Entrons en matière alors! Or, to follow Hamlet's advice, let us leave our damnable faces and begin. Hamlet, you know, is the chef-d'oeuvre of Shakspeare, and let me observe, par parenthèse, my dear Alfred, that the poet is no longer to be called “ the divine Williams :” England possesses but one Williams, he is a member of parliament, and his apotheosis is sufficiently remote.

Where, then, to begin ? The choice is, perhaps, of little consequence. So much is in the wallet that something to the purpose is sure to turn up whenever I put my hand there. Of this be assured : I shall not entertain you, now, as I might have done ten years ago-on my first arrival in London--with histories of baronets who are censés to be found seated at guéridons, drinking “grogs” in the middle of the day, or boxing with their grooms for prize-fights in their noble houses of Piccadilly and West-end, or dragging their wives to Smithfield for sale, with halters round their lovely necks. Those descriptions belong to the past, , VOL. XLVII.


and I leave them to travellers who, neglecting the use of their eyes, see only through their ears.

They have a curious way of recompensing literary merit in England. About five-and-thirty years ago, King George IV., who, in other things, is not very advantageously remembered, set apart from his civil list a certain annual sum for the express purpose of rewarding the labours of such as devoted themselves to literature and science. One might suppose that, in a country so prolific of writers as England, there would be no great difficulty in selecting appropriate objects for this royal bounty. But when one reads the yearly list, this is the inevitable conclusion. Of two things, one: either literary people in England are few and undeserving, or the Minister who distributes the dole—for it is no great amount-is incapable of distinguishing between pauperism and literary merit. My own convictions incline me to believe in the last-named category. En voici la preuve : In the list published a few weeks ago I suppress names, which would not interest you-I find that 501. is given to Mrs. B., “ in consideration of the services of her late husband, Captain B., for twenty-five years' employment in the suppression of the slave trade on the coast of Africa, where at last he fell a victim to the climate.” Mrs. B. had, unquestionably, an excellent claim to a pension; but, as the services of her husband were those of an active naval officer, does it not strike you that a literary fund is somewhat inappropriately taxed for her support? Without intending the slightest disrespect to the memory of Captain B., I permit myself to observe that it is doubtful if his literary efforts ever extended beyond the composition of his log-book. Here is another logical deduction : Dr. B. receives 1001. “ for his services to literature." Très bien ! But what the English call “ a rider" is saddled on the donation. “When Dr. B.” (says the official document) was in better circumstances he gave the Astrolabe of Drake to Greenwich Hospital.” He might, when a richer man, have lent the Prime Minister a guinea-have bestowed a pestle and mortar on any other hospitalhave made a present of his wig to the British Museum-or have exercised his munificence in a thousand ways more exemplary even than these, —but why should not his “services to literature” have been considered a reason sufficient for his literary pension ? Another Dr. B. is rewarded with 1001. for his “philosophical works ;" but this is not claim enough: to deserve his pension it is necessary for him to be in “straitened circumstances,” that fact being made public in order, I suppose, to put his philosophy to the test. Great benefits have accrued to the country through the improvements made by the late H. C. in the manufacture of iron.” It has long been a reproach to England that his family should have suffered great poverty. Well, this is now partially remedied : 1001, is divided between the two surviving daughters of H. C. Little enough, you will say; but then you cannot fail to admire the intimate connexion between cast iron and literature ! Mrs. G., the daughter of H., the painter, receives 1001. "on account of the long services of her late husband.” Prepare yourself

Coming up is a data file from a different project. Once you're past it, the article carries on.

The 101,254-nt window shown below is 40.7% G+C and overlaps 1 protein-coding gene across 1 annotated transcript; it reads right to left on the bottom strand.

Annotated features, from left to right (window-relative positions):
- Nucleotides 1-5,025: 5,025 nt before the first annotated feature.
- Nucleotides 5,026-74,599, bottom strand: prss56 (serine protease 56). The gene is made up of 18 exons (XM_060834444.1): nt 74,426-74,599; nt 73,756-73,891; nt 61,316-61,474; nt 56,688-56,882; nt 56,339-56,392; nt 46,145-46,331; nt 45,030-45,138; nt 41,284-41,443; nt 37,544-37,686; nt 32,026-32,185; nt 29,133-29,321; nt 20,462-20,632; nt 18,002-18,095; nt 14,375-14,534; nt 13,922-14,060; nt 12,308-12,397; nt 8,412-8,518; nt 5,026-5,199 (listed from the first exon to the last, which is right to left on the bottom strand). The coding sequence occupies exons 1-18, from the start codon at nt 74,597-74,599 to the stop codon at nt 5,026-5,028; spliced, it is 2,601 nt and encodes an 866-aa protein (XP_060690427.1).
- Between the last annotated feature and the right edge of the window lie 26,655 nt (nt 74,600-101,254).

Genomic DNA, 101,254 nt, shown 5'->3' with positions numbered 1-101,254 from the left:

, my dear Alfred, to hear of a work on art, a catalogue raisonné at the least ;—no such thing—it is “in the consular service," and not in the cause of either art or literature. Mrs. R., the widow of the Bishop of A—, is pensioned with 1502., because of the episcopal labours of her husband, and a nume

rous family unprovided for. Poverty again-and not on account of the late bishop's contributions to theology. To Mrs. R. is awarded a sum of 501., “in consideration of her husband's services in South America and the United States, and”—pray notice this—" his being poisoned on his return home !” The last reason is perfectly unique, and the Minister who makes so happy a distribution of literary rewards is certainly impayable. The literary pension-list in his hands answers the purpose of all the remedies that were applied in the kingdom of “ La Quinte Essence.” It cures everything but the specific ailment for which it was invented. As to desert, the unhappy English author may say with Alceste:

Laissons mon mérite, de grace ;
De quoi voulez-vous là que Lord P s'embarrasse ?